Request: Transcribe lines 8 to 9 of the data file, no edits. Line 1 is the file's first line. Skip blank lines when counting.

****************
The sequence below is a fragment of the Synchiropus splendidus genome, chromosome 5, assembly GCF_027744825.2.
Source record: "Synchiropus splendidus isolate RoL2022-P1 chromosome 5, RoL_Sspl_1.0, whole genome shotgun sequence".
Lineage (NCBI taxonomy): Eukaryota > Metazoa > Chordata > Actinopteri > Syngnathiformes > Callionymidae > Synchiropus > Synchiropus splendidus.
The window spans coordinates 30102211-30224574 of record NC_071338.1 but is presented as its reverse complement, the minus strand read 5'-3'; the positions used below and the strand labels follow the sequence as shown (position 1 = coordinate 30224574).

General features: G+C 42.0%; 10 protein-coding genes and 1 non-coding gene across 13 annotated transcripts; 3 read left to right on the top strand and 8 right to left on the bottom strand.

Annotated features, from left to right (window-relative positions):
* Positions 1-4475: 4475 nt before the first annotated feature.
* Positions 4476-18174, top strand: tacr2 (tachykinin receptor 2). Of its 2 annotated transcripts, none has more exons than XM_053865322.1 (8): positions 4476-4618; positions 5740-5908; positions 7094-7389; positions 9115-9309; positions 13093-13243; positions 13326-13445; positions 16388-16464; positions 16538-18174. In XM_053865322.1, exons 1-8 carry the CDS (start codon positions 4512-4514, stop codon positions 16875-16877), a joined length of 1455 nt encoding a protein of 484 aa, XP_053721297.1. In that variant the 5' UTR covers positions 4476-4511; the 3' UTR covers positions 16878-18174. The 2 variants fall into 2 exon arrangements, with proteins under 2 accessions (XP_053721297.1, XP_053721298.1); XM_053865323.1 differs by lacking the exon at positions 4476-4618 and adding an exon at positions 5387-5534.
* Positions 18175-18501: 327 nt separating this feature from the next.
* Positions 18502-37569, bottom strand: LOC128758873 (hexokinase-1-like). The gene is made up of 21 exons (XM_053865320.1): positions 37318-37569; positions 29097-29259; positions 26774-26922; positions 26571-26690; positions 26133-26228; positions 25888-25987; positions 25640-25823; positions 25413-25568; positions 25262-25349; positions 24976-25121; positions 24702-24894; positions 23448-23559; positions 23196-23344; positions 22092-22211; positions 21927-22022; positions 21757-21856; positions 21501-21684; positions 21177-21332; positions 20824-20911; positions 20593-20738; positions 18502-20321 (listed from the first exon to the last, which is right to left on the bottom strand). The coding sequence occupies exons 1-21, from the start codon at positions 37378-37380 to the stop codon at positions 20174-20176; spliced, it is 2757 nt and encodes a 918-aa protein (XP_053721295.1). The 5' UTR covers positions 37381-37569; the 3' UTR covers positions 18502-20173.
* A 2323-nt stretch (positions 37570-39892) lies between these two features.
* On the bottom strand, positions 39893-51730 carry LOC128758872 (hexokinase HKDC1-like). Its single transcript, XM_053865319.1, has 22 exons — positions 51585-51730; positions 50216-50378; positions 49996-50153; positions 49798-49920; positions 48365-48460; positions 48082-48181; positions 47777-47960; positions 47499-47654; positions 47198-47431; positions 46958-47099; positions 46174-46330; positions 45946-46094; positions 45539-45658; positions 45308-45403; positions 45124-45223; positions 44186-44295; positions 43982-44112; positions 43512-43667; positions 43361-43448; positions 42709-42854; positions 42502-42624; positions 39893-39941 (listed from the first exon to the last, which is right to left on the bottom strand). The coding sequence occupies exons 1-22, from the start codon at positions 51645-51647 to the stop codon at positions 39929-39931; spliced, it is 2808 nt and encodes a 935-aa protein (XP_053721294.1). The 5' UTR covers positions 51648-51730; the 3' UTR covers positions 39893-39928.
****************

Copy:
* Positions 4476-18174, top strand: tacr2 (tachykinin receptor 2). Of its 2 annotated transcripts, none has more exons than XM_053865322.1 (8): positions 4476-4618; positions 5740-5908; positions 7094-7389; positions 9115-9309; positions 13093-13243; positions 13326-13445; positions 16388-16464; positions 16538-18174. In XM_053865322.1, exons 1-8 carry the CDS (start codon positions 4512-4514, stop codon positions 16875-16877), a joined length of 1455 nt encoding a protein of 484 aa, XP_053721297.1. In that variant the 5' UTR covers positions 4476-4511; the 3' UTR covers positions 16878-18174. The 2 variants fall into 2 exon arrangements, with proteins under 2 accessions (XP_053721297.1, XP_053721298.1); XM_053865323.1 differs by lacking the exon at positions 4476-4618 and adding an exon at positions 5387-5534.
* Positions 18175-18501: 327 nt separating this feature from the next.